The Onion’s AV Club has an entertaining series of reviews that deals with the painful flashbacks to Vince’s idyllic familial past, the dubious “disguise hoodie” that obscures Vince’s identity (even to close family and friends) despite being a hoodie, and the utter disregard Vince displays toward his son’s mental condition and development by frequenting his son’s bedroom window for a quick heart-to-heart in super-hero form.  I recommend reading the reviews as you savor each episode – watch a chapter, read the commentary, and know you’re witnessing one of the best bad TV shows of our time before it goes off the air.

Apparently tonight’s episode included the line: “I see who wears the cape in this relationship.”  To the DVR-mobile!

“The Mayolution will Not be Televised” – Colbert responds on behalf of mayonnaise everywhere

Late last week the Colbert Report showed a pitch-perfect parody of Miracle Whip’s new campaign.  Though Colbert lightheartedly attacks the campaign, the brand comes out ahead.  Miracle Whip was thrilled about their “special appearance” the next morning on Facebook.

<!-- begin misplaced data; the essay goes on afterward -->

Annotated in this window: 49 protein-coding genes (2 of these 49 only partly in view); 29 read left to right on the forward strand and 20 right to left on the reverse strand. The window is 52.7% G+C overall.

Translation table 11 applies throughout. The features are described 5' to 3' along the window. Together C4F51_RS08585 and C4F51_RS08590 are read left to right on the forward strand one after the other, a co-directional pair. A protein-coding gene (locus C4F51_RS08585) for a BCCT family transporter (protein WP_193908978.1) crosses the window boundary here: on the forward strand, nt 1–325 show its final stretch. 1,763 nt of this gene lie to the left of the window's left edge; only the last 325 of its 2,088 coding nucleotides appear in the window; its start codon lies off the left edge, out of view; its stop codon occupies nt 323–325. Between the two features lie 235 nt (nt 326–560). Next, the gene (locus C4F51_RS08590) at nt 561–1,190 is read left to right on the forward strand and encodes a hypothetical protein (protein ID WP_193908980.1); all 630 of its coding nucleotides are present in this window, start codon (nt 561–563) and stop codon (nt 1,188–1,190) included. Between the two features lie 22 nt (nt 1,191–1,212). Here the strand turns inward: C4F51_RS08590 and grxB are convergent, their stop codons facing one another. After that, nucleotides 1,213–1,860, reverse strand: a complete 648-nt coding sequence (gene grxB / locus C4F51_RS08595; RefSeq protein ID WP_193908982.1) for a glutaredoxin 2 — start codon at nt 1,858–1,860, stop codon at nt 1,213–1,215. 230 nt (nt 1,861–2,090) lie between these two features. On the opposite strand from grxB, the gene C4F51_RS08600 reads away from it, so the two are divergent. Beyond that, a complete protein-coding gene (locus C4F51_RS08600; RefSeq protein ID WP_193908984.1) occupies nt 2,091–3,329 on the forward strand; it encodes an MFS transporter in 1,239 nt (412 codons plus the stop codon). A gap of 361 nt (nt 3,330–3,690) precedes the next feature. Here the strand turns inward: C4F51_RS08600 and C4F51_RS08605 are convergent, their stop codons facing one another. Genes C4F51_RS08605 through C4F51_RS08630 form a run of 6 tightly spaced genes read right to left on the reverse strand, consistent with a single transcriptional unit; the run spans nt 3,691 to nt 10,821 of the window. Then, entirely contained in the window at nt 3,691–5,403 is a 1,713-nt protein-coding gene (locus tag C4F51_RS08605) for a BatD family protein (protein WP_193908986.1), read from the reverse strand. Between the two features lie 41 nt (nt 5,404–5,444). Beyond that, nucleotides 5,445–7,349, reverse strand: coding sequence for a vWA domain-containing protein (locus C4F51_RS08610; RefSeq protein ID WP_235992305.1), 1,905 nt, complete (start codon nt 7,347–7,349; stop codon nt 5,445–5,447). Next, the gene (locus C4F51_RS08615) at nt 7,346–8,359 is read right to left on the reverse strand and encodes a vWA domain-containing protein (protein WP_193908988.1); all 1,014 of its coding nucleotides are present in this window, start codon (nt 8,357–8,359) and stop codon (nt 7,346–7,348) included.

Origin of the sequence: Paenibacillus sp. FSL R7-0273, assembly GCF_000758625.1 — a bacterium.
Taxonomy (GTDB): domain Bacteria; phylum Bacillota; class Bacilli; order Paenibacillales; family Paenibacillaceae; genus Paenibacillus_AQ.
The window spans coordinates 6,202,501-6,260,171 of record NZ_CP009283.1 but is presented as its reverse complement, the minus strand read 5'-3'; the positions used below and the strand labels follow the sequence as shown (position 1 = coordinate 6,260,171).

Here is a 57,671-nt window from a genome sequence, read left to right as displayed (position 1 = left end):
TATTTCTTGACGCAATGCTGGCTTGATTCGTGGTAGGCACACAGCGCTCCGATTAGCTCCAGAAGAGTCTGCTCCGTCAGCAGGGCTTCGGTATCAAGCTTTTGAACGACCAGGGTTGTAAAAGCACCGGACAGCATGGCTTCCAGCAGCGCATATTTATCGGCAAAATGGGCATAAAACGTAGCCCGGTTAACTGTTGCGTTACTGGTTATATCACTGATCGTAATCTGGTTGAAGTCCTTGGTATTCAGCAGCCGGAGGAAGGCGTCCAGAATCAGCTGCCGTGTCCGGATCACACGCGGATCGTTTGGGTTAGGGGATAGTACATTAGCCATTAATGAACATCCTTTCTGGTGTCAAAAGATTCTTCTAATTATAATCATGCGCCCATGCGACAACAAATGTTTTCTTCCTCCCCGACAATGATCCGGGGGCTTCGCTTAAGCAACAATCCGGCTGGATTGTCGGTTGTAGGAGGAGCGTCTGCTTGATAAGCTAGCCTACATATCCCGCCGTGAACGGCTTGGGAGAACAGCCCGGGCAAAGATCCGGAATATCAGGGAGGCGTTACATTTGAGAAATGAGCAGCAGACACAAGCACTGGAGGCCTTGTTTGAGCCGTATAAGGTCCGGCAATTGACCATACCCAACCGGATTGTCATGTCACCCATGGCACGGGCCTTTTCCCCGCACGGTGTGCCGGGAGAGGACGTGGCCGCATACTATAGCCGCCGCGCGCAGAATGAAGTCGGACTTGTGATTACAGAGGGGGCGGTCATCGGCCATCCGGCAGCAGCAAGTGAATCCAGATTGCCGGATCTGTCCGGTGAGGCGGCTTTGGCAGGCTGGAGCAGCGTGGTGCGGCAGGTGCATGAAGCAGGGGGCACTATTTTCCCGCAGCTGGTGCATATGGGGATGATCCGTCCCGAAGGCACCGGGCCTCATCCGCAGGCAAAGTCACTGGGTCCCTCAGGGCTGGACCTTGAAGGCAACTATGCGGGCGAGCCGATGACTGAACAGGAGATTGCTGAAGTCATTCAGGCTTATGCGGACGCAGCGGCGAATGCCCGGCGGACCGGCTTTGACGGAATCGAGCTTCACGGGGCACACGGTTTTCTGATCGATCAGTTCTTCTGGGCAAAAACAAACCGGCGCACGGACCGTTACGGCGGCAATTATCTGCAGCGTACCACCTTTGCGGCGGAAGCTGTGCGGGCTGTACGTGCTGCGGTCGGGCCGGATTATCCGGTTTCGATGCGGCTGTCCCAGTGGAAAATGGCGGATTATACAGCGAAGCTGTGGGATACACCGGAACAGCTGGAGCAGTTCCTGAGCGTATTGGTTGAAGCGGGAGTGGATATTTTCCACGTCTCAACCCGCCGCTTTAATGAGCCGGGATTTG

And rightfully so.  The campaign didn’t just warrant a mention, but Colbert included a full thirty-second spot in the program.  Nobody’s ever watched a Miracle Whip commercial so intently.  Not to mention that appearing on Colbert grants the Colbert bump, just the kind of credibility Miracle Whip was looking for in the target (which Colbert identifies as 18-34 year old males in his spoof).  Nearly a perfect placement.  The only thing left to wonder is if Kraft paid for that kind of exposure…

Either way, it’s funny television.  Enjoy:

Modern Family is the new Arrested Development?

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The October 12th issue of TIME Magazine featured an article about the triumphant comeback of the sitcom this fall.  I’m glad to see new, quality sitcoms on the air, but one callout in particular caught my eye.  TIME noted that if you like Arrested Development (I do!), Modern Family (part of ABC’s Comedy Wednesday) is worth a look.